YouTube remembers what it can about us – sometimes a little too much.
You have your YouTube and I have mine. They’re tailored to us, for better or worse – YouTube’s algorithms are set up to figure out what we want to watch, give it to us and have us watch ads along the way. But what does a brand-new account see?
We started with a new, unused Google account with no YouTube viewing history, and entered a few very basic searches.
Our first search was ‘moon landing,’ which you’d think would be innocent enough. However, four out of the first six videos were promoting theories that the moon landings never happened:
The Pope what? Well, nothing in particular, for now.
We have five videos. One is from a mainstream source, three promote conspiracy theories and one which calls the Catholic church, in its entirety, ‘a wolf in sheep’s clothing.’
Is the Pope …
Next, we let YouTube autocomplete the search ‘Is the Pope’. The results were foreseeable:
Which did we choose? Well, none – we just left it. Here’s what that looked like:
With that precedent, we were reassured to be offered videos that stuck with mainstream science’s view that vaccination is safe and effective.
But then we tried to see what YouTube’s machine learning algorithm, which is designed to figure out what you want and give you more of it for advertising purposes …
… would do if we split personalities.
Our first account clicked on a pro-vax video, which taught YouTube to offer us more:
Our second account, curious about why vaccination would ‘destroy natural herd immunity’ (isn’t it the opposite?) clicked on a video which turned out to be by Andrew Wakefield, an ex-British doctor whose licence to practice medicine was taken away in 2010.
(Wakefield’s licence was pulled for a number of reasons, one being that the board found ethical problems with a paper he published claiming that vaccination caused autism. The board also took issue with him over an incident in which he paid children at his son’s birthday party £5 each for blood samples.)
Notice how different the suggested videos to the right of the main screen immediately become. YouTube has set our second account up to basically binge-watch Andrew Wakefield. (Wakefield can call himself Dr. Andrew Wakefield because he holds a medical degree.)
Who is hosting Wakefield’s videos, anyway? We had a look at the account, @LarryCook333 (it’s basically Anti-Vax Central) and in the process clicked on some.
Once I re-emerged to YouTube’s main page and searched for ‘vaccination’ again, I found that I’d successfully trapped my account in an anti-vax filter bubble. YouTube had figured out what to offer me, and vaccination videos based on mainstream science get harder and harder to find:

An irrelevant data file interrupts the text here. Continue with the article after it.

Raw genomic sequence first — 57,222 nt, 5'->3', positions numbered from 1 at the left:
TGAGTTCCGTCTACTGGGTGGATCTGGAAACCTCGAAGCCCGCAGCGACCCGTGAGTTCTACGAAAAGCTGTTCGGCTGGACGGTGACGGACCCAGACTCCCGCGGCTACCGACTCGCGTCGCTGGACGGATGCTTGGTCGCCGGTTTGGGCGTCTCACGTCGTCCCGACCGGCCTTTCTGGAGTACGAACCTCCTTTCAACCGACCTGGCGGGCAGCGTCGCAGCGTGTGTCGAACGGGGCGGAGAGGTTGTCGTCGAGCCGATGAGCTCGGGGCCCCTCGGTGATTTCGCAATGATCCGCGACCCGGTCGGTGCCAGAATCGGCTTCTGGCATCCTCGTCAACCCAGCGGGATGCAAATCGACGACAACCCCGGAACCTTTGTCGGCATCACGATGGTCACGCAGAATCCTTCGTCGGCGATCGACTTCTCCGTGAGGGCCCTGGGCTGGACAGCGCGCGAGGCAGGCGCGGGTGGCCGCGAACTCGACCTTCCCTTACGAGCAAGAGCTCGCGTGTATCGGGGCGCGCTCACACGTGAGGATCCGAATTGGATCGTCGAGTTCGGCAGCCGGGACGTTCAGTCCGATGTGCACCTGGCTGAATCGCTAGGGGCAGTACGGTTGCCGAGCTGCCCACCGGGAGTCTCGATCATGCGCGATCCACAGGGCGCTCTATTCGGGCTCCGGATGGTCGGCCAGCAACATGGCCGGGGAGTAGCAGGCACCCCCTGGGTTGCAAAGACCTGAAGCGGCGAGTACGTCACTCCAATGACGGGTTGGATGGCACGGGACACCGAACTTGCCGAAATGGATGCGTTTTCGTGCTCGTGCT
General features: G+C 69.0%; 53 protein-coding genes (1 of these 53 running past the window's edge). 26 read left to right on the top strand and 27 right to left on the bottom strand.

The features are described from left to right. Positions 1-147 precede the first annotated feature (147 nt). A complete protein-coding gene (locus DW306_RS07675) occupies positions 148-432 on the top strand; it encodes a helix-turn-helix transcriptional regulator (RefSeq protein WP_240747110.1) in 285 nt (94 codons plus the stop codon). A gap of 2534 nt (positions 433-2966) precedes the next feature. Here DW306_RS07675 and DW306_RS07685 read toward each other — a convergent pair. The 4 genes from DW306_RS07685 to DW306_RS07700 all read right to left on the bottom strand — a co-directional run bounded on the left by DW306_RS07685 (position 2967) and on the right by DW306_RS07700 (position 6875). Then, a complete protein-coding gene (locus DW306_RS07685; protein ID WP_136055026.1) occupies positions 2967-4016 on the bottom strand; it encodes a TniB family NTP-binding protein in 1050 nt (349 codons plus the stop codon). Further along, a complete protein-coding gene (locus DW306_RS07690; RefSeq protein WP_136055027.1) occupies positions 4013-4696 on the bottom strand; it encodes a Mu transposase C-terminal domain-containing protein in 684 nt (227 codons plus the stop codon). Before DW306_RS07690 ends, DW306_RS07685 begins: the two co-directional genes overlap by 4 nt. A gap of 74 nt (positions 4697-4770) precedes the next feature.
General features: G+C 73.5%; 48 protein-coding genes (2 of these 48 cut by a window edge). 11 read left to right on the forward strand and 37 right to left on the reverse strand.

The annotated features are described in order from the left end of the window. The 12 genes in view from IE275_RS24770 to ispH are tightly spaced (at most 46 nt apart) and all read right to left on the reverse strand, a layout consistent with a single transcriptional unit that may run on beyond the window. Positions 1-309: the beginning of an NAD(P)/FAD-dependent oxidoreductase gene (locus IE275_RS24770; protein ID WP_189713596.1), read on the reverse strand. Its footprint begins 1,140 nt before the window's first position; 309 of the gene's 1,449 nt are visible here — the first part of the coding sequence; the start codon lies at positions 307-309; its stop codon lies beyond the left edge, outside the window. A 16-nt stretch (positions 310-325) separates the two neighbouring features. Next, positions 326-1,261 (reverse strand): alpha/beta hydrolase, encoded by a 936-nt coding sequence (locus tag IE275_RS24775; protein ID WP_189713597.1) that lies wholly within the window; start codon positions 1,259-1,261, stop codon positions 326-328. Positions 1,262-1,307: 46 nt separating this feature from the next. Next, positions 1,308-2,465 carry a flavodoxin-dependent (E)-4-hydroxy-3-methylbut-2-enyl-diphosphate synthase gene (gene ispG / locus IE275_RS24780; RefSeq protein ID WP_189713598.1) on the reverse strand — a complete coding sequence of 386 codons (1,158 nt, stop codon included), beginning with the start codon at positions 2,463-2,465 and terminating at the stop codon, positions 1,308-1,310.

WATCH: As the myths and misconceptions about vaccine safety continue to grow, so does the impact these unfounded beliefs have on public health. Timothy Caulfield, research chair in health law and policy at the University of Alberta, tackles the frustrating topic in his latest book “The Vaccination Picture.”
“It is possible that YouTube’s recommender algorithm has a bias toward inflammatory content,” Zeynep Tufekci wrote recently.
“What we are witnessing is the computational exploitation of a natural human desire: to look ‘behind the curtain,’ to dig deeper into something that engages us. As we click and click, we are carried along by the exciting sensation of uncovering more secrets and deeper truths. YouTube leads viewers down a rabbit hole of extremism, while Google racks up the ad sales.”
In fake news news:
- Voter targeting of the kind that Cambridge Analytica engages in will soon seem quite primitive, Justin Hendrix and David Carroll warn in Technology Review. “The future of our democracy requires us to imagine these technologies as potential threats and to recognize that unfettered innovation in social media has had its heyday.”
- Grindr was sharing users’ self-declared HIV status with third-party companies until Vox reported on it this week.
- The Atlantic Council’s Digital Forensic Research Lab offers some hints on how to spot Russian troll accounts on Twitter. Among them: Russian has no articles (in English, ‘a’ or ‘the’) so Russian speakers will often mix them up or omit them, as in this example. Oddly phrased questions are another clue. DFR also recommends searching backward in an account for a history of parroting Kremlin talking points which have little traction in North America, like narratives about Ukraine, Crimea or the 2015 murder of opposition leader Boris Nemtsov.
- Not sure quite where Shakespeare wrote this, despite this video’s 24,259,186 views on Facebook. (You can search the Bard’s complete works, from Sonnet 1 to Venus and Adonis, here. If you find it, let us know in the comments.)